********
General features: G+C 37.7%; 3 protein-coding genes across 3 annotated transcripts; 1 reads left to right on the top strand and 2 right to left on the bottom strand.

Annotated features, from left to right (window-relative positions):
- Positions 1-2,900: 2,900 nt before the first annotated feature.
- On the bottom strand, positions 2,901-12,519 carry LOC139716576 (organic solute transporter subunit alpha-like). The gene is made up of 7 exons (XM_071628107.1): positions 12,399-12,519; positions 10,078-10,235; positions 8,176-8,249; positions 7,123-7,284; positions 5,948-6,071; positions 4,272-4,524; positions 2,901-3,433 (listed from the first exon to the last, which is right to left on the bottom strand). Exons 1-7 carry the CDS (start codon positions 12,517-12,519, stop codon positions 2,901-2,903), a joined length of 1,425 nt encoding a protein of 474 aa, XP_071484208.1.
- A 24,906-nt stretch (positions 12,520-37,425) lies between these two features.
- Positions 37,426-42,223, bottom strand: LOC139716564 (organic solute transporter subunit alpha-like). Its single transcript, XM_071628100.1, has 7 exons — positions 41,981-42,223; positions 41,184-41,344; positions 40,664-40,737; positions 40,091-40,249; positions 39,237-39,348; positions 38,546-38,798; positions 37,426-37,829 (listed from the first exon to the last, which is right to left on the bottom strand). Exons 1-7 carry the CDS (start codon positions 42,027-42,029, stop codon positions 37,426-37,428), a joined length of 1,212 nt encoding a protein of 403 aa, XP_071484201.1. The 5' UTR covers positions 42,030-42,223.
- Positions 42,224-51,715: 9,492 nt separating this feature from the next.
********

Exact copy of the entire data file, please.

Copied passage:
General features: G+C 37.7%; 3 protein-coding genes across 3 annotated transcripts; 1 reads left to right on the top strand and 2 right to left on the bottom strand.

Annotated features, from left to right (window-relative positions):
- Positions 1-2,900: 2,900 nt before the first annotated feature.
- On the bottom strand, positions 2,901-12,519 carry LOC139716576 (organic solute transporter subunit alpha-like). The gene is made up of 7 exons (XM_071628107.1): positions 12,399-12,519; positions 10,078-10,235; positions 8,176-8,249; positions 7,123-7,284; positions 5,948-6,071; positions 4,272-4,524; positions 2,901-3,433 (listed from the first exon to the last, which is right to left on the bottom strand). Exons 1-7 carry the CDS (start codon positions 12,517-12,519, stop codon positions 2,901-2,903), a joined length of 1,425 nt encoding a protein of 474 aa, XP_071484208.1.
- A 24,906-nt stretch (positions 12,520-37,425) lies between these two features.
- Positions 37,426-42,223, bottom strand: LOC139716564 (organic solute transporter subunit alpha-like). Its single transcript, XM_071628100.1, has 7 exons — positions 41,981-42,223; positions 41,184-41,344; positions 40,664-40,737; positions 40,091-40,249; positions 39,237-39,348; positions 38,546-38,798; positions 37,426-37,829 (listed from the first exon to the last, which is right to left on the bottom strand). Exons 1-7 carry the CDS (start codon positions 42,027-42,029, stop codon positions 37,426-37,428), a joined length of 1,212 nt encoding a protein of 403 aa, XP_071484201.1. The 5' UTR covers positions 42,030-42,223.
- Positions 42,224-51,715: 9,492 nt separating this feature from the next.